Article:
Never making the Top 5 from the first poll in 1949 until 1981, the program still ranks 16th all-time by this measure. The Wahoos, as they are unofficially known, began their history under the tutelage of a Welshman and American immigrant known best as "Pop", Henry Lannigan. Lannigan began the program in 1905 after training Olympic Games hopefuls in track and field and brought the basketball program into near-dominant form, he led the Cavaliers to a perfect record of 17–0 in 1914-15 and a Southern Conference title in its inaugeral season of 1921-22. After reaching prominence the team was invited to help the nationally known Kentucky Wildcats showcase their new Alumni Gymnasium. Virginia dominated Kentucky, 29–16. Inviting Kentucky back to Memorial Gymnasium in 1928, Virginia again won, 31–28. Lannigan's record of 254–95 held the Virginia record for best career winning percentage by a head coach until surpassed by a man, hired 104 years after he started the program. After Lannigan's sudden death in 1930 and with limited administration interest at the onset of the Great Depression, Virginia basketball did not maintain its momentum into the next several decades.
Buzzy Wilkinson scored 32.1 points per game in 1954-55 and is still the all-time ACC leader in scoring per game for both the single-season and career categories. He was selected by the Boston Celtics in the 1955 NBA Draft. Virginia teams of the era were not as great at defense and high scoring did not lead to many wins. Barry Parkhill was named ACC Men's Basketball Player of the Year in 1971–72 and was drafted in the first round by the Portland Trail Blazers but the program had not regained its early standing. Terry Holland was hired from Davidson in 1975, with star Wally Walker surprised the ACC in just his second year as head coach when his sixth-seeded Virginia defeated AP No. 17 NC State, No. 9 Maryland and No. 4 North Carolina en route to winning the school's first ACC Championship. Played in Landover, Maryland, it was and fittingly the first ACC Tournament held outside of North Carolina. Athletic and seven-foot-four, Ralph Sampson was the most desired high school recruit in college basketball history when he chose to play with Jeff Lamp at Virginia over Kentucky in 1979.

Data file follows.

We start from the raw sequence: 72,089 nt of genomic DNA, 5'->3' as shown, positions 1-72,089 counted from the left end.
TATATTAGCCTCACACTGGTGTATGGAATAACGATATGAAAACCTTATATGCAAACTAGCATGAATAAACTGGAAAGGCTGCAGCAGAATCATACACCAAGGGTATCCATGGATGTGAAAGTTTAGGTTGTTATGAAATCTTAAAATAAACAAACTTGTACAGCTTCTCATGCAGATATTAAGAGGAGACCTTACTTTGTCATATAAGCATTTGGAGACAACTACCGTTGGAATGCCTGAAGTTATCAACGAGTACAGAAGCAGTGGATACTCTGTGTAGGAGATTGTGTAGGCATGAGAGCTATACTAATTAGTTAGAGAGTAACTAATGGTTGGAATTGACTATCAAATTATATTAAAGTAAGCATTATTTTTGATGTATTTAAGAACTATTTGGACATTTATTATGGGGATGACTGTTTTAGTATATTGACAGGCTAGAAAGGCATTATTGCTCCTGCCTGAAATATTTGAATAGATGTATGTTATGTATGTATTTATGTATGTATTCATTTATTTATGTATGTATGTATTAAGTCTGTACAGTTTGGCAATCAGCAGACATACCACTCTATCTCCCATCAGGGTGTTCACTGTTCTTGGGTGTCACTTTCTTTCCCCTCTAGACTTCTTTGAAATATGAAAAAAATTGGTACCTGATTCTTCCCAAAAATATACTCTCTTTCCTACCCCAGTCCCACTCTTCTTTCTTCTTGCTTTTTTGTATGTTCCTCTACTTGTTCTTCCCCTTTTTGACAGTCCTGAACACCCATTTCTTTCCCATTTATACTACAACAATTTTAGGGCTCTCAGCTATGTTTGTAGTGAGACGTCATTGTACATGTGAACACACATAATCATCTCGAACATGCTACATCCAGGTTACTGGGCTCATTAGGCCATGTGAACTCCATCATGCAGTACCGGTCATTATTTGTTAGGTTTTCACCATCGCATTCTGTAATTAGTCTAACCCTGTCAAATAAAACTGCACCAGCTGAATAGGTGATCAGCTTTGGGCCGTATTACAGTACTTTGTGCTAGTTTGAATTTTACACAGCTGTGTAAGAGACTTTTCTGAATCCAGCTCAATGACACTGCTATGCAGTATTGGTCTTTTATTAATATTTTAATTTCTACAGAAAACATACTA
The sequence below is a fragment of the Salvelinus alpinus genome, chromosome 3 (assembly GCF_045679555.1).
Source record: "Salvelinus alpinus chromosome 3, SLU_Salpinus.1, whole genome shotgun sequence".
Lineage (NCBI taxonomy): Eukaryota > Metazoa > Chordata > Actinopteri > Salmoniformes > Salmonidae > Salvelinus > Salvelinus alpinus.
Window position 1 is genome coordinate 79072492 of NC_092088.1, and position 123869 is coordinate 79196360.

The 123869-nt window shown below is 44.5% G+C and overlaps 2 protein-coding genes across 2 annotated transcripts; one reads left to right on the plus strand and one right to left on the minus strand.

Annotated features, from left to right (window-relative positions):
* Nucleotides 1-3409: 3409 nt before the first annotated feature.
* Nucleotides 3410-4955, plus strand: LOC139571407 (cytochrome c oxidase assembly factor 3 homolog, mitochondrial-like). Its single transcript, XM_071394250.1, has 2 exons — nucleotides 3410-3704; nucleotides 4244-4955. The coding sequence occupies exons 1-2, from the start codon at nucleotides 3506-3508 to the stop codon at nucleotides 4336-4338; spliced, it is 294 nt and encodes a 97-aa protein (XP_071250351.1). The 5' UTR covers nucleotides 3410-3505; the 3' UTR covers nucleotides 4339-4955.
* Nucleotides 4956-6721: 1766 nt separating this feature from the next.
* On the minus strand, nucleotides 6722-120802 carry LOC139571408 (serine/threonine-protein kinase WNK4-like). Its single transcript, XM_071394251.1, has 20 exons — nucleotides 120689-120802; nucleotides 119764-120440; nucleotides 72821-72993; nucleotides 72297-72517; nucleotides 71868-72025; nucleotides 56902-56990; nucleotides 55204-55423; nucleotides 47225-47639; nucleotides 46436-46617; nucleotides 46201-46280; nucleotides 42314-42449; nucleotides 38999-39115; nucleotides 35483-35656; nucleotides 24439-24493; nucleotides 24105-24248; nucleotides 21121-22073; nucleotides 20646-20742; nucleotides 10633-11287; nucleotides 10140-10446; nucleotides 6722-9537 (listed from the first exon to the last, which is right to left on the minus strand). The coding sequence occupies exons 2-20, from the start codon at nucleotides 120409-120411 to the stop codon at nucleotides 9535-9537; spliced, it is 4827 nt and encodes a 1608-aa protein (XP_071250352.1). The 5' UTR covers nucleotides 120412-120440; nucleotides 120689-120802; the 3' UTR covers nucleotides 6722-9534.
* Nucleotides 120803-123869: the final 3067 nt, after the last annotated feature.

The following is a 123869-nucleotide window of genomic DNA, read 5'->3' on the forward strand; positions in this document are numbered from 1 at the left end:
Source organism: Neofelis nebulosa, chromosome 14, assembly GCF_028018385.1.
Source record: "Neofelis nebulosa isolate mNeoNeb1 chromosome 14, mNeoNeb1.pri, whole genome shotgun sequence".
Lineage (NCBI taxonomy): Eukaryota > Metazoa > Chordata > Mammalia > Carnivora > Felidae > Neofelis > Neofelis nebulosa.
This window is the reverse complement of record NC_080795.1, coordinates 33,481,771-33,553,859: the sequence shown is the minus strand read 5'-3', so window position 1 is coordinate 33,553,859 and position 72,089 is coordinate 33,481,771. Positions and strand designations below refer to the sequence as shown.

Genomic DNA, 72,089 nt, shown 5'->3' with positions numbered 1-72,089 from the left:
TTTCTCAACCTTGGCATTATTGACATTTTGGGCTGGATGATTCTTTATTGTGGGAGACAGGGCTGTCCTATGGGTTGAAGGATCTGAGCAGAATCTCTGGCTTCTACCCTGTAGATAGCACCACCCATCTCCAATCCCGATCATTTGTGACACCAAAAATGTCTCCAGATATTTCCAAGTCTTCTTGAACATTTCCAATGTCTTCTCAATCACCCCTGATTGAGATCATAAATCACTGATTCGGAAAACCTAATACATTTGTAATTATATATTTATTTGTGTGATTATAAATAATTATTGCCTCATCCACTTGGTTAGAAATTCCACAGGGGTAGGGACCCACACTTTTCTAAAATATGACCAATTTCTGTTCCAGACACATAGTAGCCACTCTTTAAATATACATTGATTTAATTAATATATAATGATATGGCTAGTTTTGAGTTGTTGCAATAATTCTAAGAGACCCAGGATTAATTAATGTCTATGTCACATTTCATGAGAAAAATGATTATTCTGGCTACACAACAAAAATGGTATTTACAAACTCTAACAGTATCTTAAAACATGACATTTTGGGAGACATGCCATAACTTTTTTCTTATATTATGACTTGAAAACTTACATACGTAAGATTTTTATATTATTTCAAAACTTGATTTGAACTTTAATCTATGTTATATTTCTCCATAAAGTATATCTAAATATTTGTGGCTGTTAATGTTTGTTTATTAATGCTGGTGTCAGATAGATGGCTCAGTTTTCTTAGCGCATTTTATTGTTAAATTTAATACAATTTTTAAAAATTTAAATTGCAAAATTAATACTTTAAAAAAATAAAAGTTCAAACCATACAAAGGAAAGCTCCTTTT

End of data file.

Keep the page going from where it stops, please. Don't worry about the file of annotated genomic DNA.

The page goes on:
He lived up to that hype would become one of the most dominant college players the game has known, winning three consecutive Naismith College Player of the Year awards to tie him with Bill Walton as the most awarded individual player in NCAA history. Virginia would attain its first AP Top 5 rankings and go to its first Final Four in Sampson's era, but would be stonewalled by Dean Smith and North Carolina both in that Final Four and in ACC Tournaments. Carolina notoriously held the ball in a four corners offense for most of the last seven minutes of the game, despite having UNC’s most celebrated NBA superstars Michael Jordan and James Worthy on the floor, to defeat Virginia in the 1982 ACC Tournament 47–45. Both the shot clock and three-point line were implemented into college basketball during the same decade in part to combat such shenanigans. In 1984, after Sampson was drafted first in the 1983 NBA Draft, Virginia made a Cinderella run back to the Final Four. There they lost 49–47, in overtime, to a Houston team led by the first pick of the 1984 NBA Draft, Hakeem Olajuwon, who joined Sampson to form the original Twin Towers of the NBA on the Houston Rockets.